Tuesday, March 10, 2015

Heads Up or Should I Say, Heads East?

 March 13 - 21, 2015
GuanyinSong Dynasty (960-1279),
Wood, traces of polychromy and gilding
Ht: 52 3/4 in.(134 cm) 
Gisèle Croës s.a., Brussels, Belgium
Photo Studio Roger Asselberghs - Frédéric Dehaen
Photo:  Asia Week New York Web site

From March 13 - 21, 2015 New York will be filled with Asian artworks in what is the seventh edition of Asia Week New York.  Hundreds of collectors, curators and art enthusiasts from all over the globe come to view the myriad of artworks showcased at New York's annual event. This year's participants include more than forty dealers, five auction houses and over twenty museums and institutions. 


Portrait of Emperor Farrukhsiyar (r.1713-19),
Mughal India, circa 1715,
opaque watercolor with gold on paper
Folio: 17 3/4 by 12 3/4 in. (45 by 32.5 cm)
Painting: 7 5/8 by 4 3/4 in.  (19.5 by 12 cm) 
Photo:  Asia Week New York Web site

Gallerists, from Belgium, England, France, Germany, Italy, Japan, Malaysia, Switzerland, and the United States present specialized shows of Asian art from China, India, the Himalayas, Southeast Asia, Tibet, Nepal, Japan, and Korea.  Lectures, symposiums, discussions, tours and even family activities round out the week-long happening.  

Sitatapatra, Central Tibet, eighteenth century,
mercury gilding, 19.9 in. (50.5 cm)
Photo:  Asia Week New York Web site

Whether you're interested in statuary, paintings, ceramics, jewelry or contemporary art, there is something for you.  For those unfamiliar with Eastern wares, the exhibits offer what amounts to a graduate-level course in Asian art.   

Gandhara head of Buddha, c. 2nd. century AD, 
grey schist,  H: 9 5/8 in. (24.5 cm)
Galerie Christophe Hioco, Paris, France
Photo:   Asia Week New York Web site

This coming weekend, March 14 - 15, is Asia Week's "Open House Weekend."  Galleries will be open and many will have refreshments on hand.  In addition, the Japanese Art Dealers Association (JADA) organizes a collaborative exhibition on view for only three days, March 14 - 16, at the Ukrainian Institute of America.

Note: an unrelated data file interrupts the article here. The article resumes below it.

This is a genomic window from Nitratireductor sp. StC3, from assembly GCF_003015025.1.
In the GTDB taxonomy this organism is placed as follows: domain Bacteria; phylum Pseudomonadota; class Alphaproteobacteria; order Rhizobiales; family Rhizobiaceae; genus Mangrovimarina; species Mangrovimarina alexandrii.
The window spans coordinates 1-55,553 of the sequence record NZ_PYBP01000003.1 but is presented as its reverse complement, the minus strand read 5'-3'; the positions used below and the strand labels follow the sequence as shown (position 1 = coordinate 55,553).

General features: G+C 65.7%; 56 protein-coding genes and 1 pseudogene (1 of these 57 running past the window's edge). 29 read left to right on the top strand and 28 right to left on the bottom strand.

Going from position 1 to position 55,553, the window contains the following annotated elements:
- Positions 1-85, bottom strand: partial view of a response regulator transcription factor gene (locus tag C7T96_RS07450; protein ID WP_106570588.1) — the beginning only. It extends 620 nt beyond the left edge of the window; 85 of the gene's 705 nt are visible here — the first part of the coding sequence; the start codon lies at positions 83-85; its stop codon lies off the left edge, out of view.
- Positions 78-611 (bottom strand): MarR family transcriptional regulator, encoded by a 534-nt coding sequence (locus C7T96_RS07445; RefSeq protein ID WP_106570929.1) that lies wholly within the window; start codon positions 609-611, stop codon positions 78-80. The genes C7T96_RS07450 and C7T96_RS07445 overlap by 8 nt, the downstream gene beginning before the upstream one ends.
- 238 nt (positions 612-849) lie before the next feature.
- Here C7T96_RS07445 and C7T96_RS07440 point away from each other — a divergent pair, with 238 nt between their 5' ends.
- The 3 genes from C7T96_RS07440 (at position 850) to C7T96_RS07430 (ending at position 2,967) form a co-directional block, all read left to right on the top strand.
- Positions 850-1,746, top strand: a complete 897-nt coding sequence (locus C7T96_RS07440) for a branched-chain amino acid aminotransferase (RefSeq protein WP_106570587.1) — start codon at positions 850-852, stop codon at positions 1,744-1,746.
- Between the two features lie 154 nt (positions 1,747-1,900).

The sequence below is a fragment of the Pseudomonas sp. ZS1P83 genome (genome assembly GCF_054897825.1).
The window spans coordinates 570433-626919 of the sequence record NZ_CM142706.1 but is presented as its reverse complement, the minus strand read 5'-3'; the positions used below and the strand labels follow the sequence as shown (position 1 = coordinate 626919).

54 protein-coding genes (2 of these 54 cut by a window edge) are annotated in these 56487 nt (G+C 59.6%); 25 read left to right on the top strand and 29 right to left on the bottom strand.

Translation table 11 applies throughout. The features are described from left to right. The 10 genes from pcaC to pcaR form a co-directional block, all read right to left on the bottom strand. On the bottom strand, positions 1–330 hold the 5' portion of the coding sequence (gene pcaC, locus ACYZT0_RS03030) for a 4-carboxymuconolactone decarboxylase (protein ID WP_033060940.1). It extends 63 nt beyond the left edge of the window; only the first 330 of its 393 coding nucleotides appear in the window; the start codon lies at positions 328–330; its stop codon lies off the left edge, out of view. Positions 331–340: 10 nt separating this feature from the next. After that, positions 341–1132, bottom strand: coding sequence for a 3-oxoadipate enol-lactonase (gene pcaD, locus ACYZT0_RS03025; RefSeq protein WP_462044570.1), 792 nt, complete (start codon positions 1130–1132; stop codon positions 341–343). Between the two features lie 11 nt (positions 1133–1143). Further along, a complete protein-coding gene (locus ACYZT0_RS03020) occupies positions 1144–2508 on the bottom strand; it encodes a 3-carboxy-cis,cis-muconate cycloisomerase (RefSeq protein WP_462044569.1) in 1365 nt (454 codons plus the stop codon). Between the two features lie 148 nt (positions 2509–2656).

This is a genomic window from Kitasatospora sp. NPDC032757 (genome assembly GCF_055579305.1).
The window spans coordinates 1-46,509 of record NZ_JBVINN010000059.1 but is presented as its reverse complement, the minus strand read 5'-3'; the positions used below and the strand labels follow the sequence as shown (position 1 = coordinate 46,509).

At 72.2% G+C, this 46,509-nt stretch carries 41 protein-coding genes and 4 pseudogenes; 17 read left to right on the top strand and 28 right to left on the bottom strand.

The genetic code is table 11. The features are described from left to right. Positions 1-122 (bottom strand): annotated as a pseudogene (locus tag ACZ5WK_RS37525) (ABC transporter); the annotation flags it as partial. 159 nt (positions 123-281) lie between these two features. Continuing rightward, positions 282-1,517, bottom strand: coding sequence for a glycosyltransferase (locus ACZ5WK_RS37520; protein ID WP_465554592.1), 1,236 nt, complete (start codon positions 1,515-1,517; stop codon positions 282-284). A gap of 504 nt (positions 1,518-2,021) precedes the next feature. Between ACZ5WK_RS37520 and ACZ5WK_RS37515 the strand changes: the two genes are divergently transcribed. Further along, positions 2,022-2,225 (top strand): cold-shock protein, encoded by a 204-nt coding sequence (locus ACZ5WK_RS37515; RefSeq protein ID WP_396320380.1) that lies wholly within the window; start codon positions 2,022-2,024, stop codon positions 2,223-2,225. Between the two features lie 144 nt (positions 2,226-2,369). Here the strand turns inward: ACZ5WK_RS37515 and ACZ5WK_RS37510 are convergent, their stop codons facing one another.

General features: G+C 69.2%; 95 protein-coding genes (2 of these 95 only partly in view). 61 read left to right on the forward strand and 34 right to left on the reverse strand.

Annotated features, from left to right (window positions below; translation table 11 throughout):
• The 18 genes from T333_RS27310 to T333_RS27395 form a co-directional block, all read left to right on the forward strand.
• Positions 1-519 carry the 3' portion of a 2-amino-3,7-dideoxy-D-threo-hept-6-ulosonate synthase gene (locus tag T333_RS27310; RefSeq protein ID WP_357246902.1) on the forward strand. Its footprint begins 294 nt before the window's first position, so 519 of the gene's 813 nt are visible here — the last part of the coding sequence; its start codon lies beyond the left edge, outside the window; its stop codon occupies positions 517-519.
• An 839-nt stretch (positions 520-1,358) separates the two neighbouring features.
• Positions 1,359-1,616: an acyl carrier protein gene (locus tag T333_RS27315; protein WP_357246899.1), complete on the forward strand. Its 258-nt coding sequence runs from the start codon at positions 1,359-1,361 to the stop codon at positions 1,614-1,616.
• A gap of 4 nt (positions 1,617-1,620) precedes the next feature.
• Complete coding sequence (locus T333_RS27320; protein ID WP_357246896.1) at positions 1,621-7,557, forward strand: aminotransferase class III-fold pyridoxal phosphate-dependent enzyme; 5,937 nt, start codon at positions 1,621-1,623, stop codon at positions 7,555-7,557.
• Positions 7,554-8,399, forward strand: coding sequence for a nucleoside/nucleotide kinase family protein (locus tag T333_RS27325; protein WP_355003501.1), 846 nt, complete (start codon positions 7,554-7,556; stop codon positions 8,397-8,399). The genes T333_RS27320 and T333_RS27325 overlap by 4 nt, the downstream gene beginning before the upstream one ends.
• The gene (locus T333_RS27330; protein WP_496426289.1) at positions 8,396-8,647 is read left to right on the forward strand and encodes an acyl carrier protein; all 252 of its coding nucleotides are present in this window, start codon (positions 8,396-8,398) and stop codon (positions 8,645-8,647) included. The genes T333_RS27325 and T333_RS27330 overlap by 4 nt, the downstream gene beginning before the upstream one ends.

Visitors will find dealers as well as seasoned Asian aficionados friendly and eager to impart knowledge.  Those new to this art and those in the know will  be equally enlightened.  

Minjung Kim, Pieno di vuoto, 2005
mixed media on rice paper,
59.1 x 82.7 in. (150 x 210 cm),
Photo:   Asia Week New York Web site

Much buying and selling takes place during the week.  Many objects enter private collections, never again to be on public display.  So now is the time to see them.  Go to the Asia Week New York 's Web site. There's an excellent map and calendar of events to help plan your visit. Who knows, you may start your own collection.





Tuesday, February 24, 2015

Coypel's Tapestries: Don Quixote Transformed


Gobelins Tapestry Manufactory (French)
under the direction of Michel Audran (French, 1701−1771)
and his son Jean Audran fils (French, d. 1794)
Main scene after Charles Coypel (French, 1694–1752);
alentours after Claude Audran III (French, 1658−1734),
Jean-Baptiste Belin de Fontenay fils (French, 1668−1730),
and Alexandre-François Desportes (French, 1661−1743) 
Don Quixote Delivered from Folly by Wisdom, 1773,
 wool and silk; modern cotton support straps and lining
12 ft. 2 in. x 12 ft. 8 in. (370.8 x 386.1 cm)
The J. Paul Getty Museum, Los Angeles (82.DD.66) 

Want to feel regal?  Step into the Frick Collection's Oval Gallery where three wall-size tapestries are beautifully installed.  Produced by the Gobelins Royal Manufactory, makers of the French king's furnishings, these colorful artworks along with paintings, prints, books and two other tapestries woven in Brussels are part of the exhibition Coypel's Don Quixote Tapestries: Illustrating a Spanish Novel in Eighteenth-Century France.  

Their story begins in 1714 when the artist Charles Coypel was asked to create scenes for a Gobelins tapestry series based on the celebrated Cervantes's Spanish novel Don Quixote. The seventeenth-century book had been an immediate success and quickly became well-known throughout Europe.  The story was was particularly popular in France.  


Charles Coypel (French 1694 - 1752), The Distressed Countess Trifald, 
Afflicted by Her Beard, Implores Don Quixote to Avenge Her,
probably 1716, oil on canvas,
48 3/8 x 51 in. (123 x 130 cm),
long-term loan from the Musée du Louvre, Paris (3575)
Photo:  © RMC-Grand Palais/ Art Resource, NY

For the commission, Coypel created twenty-eight paintings, called cartoons, which were used as full-scale models for the weavings.  Five of these are in the show.  The cartoons gave weavers the size, figuration, settings and coloration of each tapestry's central scene.